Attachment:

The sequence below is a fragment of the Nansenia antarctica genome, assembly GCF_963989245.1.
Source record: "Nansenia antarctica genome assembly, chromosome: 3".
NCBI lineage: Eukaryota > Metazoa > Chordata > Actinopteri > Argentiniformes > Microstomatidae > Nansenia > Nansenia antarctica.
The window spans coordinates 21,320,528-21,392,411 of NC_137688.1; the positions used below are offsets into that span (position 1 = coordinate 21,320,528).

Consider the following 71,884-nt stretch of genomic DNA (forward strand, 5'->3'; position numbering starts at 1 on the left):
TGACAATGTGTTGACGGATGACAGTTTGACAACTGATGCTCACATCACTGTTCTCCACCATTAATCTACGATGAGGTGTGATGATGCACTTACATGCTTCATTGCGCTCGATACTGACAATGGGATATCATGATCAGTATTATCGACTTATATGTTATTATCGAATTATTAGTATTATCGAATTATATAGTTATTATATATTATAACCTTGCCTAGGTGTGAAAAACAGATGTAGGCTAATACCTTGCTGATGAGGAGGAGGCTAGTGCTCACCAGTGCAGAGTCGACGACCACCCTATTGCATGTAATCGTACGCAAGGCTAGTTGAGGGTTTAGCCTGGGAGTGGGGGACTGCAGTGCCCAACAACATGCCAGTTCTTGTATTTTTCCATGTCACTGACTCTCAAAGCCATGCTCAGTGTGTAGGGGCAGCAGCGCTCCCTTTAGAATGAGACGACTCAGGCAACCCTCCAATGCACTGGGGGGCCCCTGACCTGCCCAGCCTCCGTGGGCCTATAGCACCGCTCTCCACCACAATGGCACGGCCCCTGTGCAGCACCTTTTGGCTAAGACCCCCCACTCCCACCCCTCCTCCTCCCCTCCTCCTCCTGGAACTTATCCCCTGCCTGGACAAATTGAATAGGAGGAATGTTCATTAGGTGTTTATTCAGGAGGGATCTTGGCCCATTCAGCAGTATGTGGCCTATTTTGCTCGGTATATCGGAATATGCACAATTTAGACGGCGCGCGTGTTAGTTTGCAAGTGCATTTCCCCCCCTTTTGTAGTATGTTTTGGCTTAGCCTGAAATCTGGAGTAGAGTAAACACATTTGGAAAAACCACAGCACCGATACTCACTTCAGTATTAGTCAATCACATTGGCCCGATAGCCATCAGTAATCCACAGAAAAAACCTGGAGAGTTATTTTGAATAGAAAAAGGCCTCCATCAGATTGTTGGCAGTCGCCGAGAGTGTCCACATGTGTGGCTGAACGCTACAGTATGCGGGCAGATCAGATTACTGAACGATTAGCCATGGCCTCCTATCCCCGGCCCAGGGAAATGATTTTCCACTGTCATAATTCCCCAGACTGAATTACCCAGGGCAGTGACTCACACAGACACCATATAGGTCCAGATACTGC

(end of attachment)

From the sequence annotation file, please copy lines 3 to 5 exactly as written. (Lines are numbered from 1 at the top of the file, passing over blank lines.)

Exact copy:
NCBI lineage: Eukaryota > Metazoa > Chordata > Actinopteri > Argentiniformes > Microstomatidae > Nansenia > Nansenia antarctica.
The window spans coordinates 21,320,528-21,392,411 of NC_137688.1; the positions used below are offsets into that span (position 1 = coordinate 21,320,528).

Consider the following 71,884-nt stretch of genomic DNA (forward strand, 5'->3'; position numbering starts at 1 on the left):